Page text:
Thursday, February 5, 2009

Psalm 13.

How long, O Lord?

got this in my inbox this a.m. from my dear friend Stephanie Powell...
please pray for the Gibsons. They live just a couple miles away from my dad's house, and are very sweet people.

Angie (Boyd) Gibson gave birth to her twin girls today due to toxemia and some other medical issues. The girls are very small, one is 1 pound 14 ounces and the other is just over 2 pounds. They are at St Mary's in Evansville. Please pray for Angie, her husband, and these two precious girls. Also pray for their family. Thanks for your prayers.

I think that if my faith isn't big enough to ask questions then I don't really have a lot of faith. For example, I think it is farce not to ask questions about why God would allow things like this to happen. It takes more faith to ask the tough questions than it does to pretend they don't exist.

I ask God questions because His word teaches me that

1. His character is loving---so He doesn't get angry about me asking.
2. His word says that we don't have a Great High Priest who can't sympathize with our humanity and the need for understanding that we have because of it.

We would be crazy as believers not to occasionally look up toward Heaven and say, "God, I don't get this. I soooo don't get it." I had that conversation with the Lord yesterday.

"How long O Lord? How much longer will I see lots of brothers and sisters like Matt and Rachel be in pain? How long O Lord will you hide your face from these hopeful parents with broken hearts? How long is it going to take for the Knepp family to heal? And why did you allow that, Lord? I know you didn't cause it. But I still don't understand."

I think that when it comes to our relationship with God, honesty is the best policy--He already knows what you are thinking in your "secret heart" (Psalm 51:6). We might as well be transparent in our painful struggles to figure out the hurts and sort out the questions that come with them in this life.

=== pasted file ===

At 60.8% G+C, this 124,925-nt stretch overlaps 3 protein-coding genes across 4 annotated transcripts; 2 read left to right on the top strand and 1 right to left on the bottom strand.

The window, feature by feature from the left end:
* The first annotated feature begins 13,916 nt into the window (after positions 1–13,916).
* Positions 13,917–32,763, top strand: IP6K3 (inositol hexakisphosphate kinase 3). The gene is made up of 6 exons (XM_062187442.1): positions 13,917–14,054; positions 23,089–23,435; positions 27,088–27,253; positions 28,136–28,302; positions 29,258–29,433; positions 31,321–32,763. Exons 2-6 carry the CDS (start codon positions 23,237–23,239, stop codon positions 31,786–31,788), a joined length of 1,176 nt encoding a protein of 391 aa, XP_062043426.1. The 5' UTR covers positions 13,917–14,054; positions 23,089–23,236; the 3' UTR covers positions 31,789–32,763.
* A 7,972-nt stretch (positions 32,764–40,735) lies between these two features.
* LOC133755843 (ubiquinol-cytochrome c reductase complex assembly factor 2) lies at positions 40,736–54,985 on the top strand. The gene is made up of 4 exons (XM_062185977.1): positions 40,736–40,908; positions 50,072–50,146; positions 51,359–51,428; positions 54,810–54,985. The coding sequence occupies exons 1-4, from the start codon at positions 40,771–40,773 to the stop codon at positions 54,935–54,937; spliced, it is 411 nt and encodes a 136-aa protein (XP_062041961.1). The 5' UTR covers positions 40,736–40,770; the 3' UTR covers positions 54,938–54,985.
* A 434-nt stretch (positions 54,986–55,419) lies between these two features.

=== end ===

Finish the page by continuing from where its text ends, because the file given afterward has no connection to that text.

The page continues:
When Jesus told us to have faith like little children, we assume that we have the same understanding of children that He had.

We forget that children don't just go along with anything. Instead, they repeatedly ask questions until they are satisfied.
Why is the sky blue
Why is the grass green
Why is chocolate brown
(Ok, I ran out, but you get the idea....)

God doesn't expect us to always just assume His character. That's why we have His word. Now we can read and believe instead of making assumptions. When the difficult times in our lives beg the question, we shouldn't bury it and tell ourselves that we have no faith for asking it in our hearts. Instead, we should reach for the Invisible God, to borrow from Phillip Yancey, and dare to let him lead us into all truth by the power of the Holy Spirit.

Who knows? Starting out with our rants and questions might lead us to a David moment...Notice in Psalm 13 how his honest accusations and questions of God lead him to a place of healing.

1 How long, O LORD ? Will you forget me forever?
How long will you hide your face from me?

2 How long must I wrestle with my thoughts
and every day have sorrow in my heart?
How long will my enemy triumph over me?

3 Look on me and answer, O LORD my God.
Give light to my eyes, or I will sleep in death;

4 my enemy will say, "I have overcome him,"
and my foes will rejoice when I fall.

5 But I trust in your unfailing love;
my heart rejoices in your salvation.

6 I will sing to the LORD,
for he has been good to me.

I trust in a God who is not afraid of my human struggle for greater understanding. Do you?


Kathryn @ Expectant Hearts said...

When Seth lay in the hospital, dying, I asked a woman who's my "chuch mom", "What does it say about my faith that I"m angry at God?". Her reply? "You know that God is big enough.". More than I needed to hear that I know God is big enough, I needed the calm reassurance that I was in an okay place to be. I"m grateful God is big enough for all my questions, etc.

Michal said...

Thanks, Laur. I needed this today.